JOURNAL ARTICLE
REVIEW

Systematic review: the epidemiology and natural history of non-alcoholic fatty liver disease and non-alcoholic steatohepatitis in adults

G Vernon, A Baranova, Z M Younossi
Alimentary Pharmacology & Therapeutics 2011, 34 (3): 274-85
21623852

BACKGROUND: Non-alcoholic fatty liver disease (NAFLD) is a common cause of chronic liver disease, and its worldwide prevalence continues to increase with the growing obesity epidemic. This study assesses the epidemiology of NAFLD in adults based on clinical literature published over the past 30 years.

AIM: To review epidemiology and natural history of non-alcoholic fatty liver disease and non-alcoholic steatohepatitis in adults based on clinical literature published over the past 30 years.

METHODS: An in-depth search of PubMed (1980-2010) was based on five search terms: 'non-alcoholic fatty liver disease' OR 'non-alcoholic steatohepatitis' OR 'fatty liver' OR 'steatosis' AND 'incidence' [MeSH Terms] OR 'prevalence' [MeSH Terms] OR 'natural history'. Studies of paediatric cohorts were excluded. Articles were categorised by topic and summarised, noting generalisations concerning their content.

RESULTS: Four study categories included NAFLD incidence, prevalence, risk factors and natural history. Studies related to NAFLD prevalence and incidence indicate that the diagnosis is heterogeneous and relies on a variety of assessment tools, including liver biopsy, radiological tests such as ultrasonography, and blood testing such as liver enzymes. The prevalence of NAFLD is highest in populations with pre-existing metabolic conditions such as obesity and type II diabetes. Many studies investigating the natural history of NAFLD verify the progression from NASH to advanced fibrosis and hepatocellular carcinoma.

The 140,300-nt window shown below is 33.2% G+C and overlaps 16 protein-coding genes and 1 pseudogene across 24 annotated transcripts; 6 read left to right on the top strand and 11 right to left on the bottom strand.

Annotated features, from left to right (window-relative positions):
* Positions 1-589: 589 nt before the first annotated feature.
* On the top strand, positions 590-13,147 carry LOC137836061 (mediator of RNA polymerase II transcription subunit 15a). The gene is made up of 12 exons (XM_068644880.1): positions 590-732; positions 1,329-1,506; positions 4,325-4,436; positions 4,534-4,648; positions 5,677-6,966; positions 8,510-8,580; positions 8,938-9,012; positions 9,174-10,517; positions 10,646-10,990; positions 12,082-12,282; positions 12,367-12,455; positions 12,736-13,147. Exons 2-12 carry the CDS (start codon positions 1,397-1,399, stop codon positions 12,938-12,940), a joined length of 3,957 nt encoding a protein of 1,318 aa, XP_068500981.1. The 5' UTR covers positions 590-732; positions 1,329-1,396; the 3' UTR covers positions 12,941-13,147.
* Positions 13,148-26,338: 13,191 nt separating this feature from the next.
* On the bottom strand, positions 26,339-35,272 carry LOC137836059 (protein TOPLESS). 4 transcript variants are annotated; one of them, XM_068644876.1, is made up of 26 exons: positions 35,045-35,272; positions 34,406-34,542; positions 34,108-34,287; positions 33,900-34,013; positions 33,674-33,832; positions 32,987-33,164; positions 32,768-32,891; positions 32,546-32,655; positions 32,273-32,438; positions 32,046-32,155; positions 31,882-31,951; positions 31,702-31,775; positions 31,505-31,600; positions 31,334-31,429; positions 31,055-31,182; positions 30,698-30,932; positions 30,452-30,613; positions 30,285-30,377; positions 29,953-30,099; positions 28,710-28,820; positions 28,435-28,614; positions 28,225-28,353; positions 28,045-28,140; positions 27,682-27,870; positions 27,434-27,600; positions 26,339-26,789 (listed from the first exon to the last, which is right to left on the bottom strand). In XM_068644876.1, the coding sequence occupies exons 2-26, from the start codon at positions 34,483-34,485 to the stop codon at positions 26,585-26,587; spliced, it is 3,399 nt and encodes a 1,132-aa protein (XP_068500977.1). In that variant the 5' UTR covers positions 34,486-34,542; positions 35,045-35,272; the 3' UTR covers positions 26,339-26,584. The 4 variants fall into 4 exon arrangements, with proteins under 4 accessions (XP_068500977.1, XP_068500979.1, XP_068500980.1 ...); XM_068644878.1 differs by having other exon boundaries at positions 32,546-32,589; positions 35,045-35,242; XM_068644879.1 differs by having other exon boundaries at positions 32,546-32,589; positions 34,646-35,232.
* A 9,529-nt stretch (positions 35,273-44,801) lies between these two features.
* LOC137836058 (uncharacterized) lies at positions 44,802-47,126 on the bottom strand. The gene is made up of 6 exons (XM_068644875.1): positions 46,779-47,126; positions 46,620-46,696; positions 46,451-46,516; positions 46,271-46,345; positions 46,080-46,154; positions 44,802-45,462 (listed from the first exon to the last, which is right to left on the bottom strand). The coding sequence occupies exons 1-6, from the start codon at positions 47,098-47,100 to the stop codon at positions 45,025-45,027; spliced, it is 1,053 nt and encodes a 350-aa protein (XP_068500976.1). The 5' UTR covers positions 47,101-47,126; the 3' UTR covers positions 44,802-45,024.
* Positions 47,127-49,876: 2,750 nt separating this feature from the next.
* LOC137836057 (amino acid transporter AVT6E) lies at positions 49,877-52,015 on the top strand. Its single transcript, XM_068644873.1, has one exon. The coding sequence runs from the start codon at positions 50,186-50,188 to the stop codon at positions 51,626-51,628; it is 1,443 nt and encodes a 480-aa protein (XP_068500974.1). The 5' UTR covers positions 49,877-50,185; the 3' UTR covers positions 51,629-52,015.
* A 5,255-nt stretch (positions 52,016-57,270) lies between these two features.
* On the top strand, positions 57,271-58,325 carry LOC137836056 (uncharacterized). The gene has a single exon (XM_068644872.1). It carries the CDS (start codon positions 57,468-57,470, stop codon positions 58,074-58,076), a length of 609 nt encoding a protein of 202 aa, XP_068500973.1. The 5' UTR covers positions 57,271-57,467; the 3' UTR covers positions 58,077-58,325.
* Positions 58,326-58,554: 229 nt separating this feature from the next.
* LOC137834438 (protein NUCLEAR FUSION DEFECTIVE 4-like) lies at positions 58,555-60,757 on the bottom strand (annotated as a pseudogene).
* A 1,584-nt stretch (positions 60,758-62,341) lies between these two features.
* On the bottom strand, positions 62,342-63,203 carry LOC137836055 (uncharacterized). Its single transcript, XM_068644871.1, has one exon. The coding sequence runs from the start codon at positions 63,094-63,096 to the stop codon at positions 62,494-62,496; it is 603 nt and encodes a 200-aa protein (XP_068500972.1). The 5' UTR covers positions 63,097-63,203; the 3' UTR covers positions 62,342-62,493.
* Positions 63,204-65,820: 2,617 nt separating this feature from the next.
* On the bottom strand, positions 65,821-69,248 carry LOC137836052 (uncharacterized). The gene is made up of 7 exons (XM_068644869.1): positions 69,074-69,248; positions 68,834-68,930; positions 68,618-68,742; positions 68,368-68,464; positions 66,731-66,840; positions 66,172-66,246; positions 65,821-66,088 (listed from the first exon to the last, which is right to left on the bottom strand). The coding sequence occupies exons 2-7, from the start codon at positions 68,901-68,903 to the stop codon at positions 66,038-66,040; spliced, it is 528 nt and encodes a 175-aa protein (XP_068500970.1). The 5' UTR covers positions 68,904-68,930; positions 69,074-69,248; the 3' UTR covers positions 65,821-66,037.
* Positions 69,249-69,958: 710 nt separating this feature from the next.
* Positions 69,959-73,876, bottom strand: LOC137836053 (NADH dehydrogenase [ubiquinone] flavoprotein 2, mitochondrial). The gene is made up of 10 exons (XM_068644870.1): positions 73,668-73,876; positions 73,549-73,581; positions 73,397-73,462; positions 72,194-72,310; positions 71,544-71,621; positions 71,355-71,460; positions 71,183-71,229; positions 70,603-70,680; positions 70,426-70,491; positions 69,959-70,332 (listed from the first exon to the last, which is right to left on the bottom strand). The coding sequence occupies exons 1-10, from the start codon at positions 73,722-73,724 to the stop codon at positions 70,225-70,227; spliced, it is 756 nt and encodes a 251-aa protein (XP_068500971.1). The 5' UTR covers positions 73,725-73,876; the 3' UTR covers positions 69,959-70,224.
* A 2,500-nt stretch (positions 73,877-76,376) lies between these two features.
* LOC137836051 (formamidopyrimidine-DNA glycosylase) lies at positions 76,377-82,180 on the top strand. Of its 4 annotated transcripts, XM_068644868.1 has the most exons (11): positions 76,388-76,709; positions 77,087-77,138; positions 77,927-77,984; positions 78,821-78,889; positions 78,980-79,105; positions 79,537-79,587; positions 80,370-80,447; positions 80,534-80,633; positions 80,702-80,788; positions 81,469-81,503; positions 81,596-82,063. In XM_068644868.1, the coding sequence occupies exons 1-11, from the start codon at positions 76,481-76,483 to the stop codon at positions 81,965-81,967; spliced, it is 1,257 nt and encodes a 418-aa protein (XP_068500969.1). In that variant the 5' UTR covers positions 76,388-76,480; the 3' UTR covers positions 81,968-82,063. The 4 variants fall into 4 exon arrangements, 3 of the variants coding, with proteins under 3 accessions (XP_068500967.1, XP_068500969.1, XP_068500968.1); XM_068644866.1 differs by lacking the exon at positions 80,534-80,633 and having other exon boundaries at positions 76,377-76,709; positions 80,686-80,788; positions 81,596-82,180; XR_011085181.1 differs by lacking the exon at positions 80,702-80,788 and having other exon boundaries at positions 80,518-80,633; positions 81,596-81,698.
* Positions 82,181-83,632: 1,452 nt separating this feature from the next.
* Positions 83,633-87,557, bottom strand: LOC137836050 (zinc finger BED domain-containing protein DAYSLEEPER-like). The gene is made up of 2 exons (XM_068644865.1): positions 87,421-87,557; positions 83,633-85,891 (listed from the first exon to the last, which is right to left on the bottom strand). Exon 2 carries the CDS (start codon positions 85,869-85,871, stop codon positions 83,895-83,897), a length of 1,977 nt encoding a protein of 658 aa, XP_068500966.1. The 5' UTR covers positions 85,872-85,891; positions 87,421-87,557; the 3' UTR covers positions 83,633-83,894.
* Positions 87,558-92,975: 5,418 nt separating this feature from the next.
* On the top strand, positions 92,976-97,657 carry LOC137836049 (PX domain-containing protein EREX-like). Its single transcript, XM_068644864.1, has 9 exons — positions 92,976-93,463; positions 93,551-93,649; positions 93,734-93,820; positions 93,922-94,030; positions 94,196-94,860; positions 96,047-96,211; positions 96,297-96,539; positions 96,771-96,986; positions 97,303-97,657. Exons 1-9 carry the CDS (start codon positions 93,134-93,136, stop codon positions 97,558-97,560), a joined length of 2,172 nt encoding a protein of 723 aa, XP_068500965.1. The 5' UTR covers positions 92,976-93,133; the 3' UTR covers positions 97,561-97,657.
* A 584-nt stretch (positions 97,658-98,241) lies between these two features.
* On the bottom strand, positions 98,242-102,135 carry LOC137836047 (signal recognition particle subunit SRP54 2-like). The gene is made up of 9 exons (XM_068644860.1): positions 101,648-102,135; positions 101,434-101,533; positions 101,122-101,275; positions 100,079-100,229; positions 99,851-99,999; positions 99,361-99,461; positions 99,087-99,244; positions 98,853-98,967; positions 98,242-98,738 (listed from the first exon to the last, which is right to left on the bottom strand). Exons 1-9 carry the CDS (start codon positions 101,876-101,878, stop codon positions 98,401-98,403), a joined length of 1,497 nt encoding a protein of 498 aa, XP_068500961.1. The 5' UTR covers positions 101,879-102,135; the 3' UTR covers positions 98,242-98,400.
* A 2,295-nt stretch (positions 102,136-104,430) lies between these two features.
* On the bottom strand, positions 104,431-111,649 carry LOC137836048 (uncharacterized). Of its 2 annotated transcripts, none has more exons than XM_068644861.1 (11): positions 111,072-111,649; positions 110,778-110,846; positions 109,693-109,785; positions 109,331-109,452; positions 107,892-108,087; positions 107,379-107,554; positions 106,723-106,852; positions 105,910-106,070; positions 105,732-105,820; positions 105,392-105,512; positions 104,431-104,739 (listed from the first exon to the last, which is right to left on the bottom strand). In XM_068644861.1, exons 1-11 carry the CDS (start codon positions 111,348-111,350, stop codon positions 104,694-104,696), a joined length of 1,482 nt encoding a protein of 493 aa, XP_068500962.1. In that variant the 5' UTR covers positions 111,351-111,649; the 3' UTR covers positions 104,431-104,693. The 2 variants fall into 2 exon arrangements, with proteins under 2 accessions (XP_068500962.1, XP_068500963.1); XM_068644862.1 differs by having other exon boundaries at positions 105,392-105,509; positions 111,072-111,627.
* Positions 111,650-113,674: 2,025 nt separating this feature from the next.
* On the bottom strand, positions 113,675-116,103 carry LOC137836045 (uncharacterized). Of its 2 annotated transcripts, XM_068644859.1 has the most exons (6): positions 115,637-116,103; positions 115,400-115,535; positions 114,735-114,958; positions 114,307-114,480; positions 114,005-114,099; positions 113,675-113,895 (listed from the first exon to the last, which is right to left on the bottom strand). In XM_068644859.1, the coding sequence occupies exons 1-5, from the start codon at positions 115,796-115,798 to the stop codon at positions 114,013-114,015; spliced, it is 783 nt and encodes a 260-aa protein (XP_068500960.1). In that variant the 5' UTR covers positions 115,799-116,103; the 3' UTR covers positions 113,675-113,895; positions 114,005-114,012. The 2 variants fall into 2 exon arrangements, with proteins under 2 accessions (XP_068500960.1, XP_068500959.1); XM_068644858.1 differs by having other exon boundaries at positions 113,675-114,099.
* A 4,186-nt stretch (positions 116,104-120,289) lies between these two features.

CONCLUSIONS: Non-alcoholic fatty liver disease is the most common cause of elevated liver enzymes. Within the NAFLD spectrum, only NASH progresses to cirrhosis and hepatocellular carcinoma. With the growing epidemic of obesity, the prevalence and impact of NAFLD continues to increase, making NASH potentially the most common cause of advanced liver disease in coming decades.

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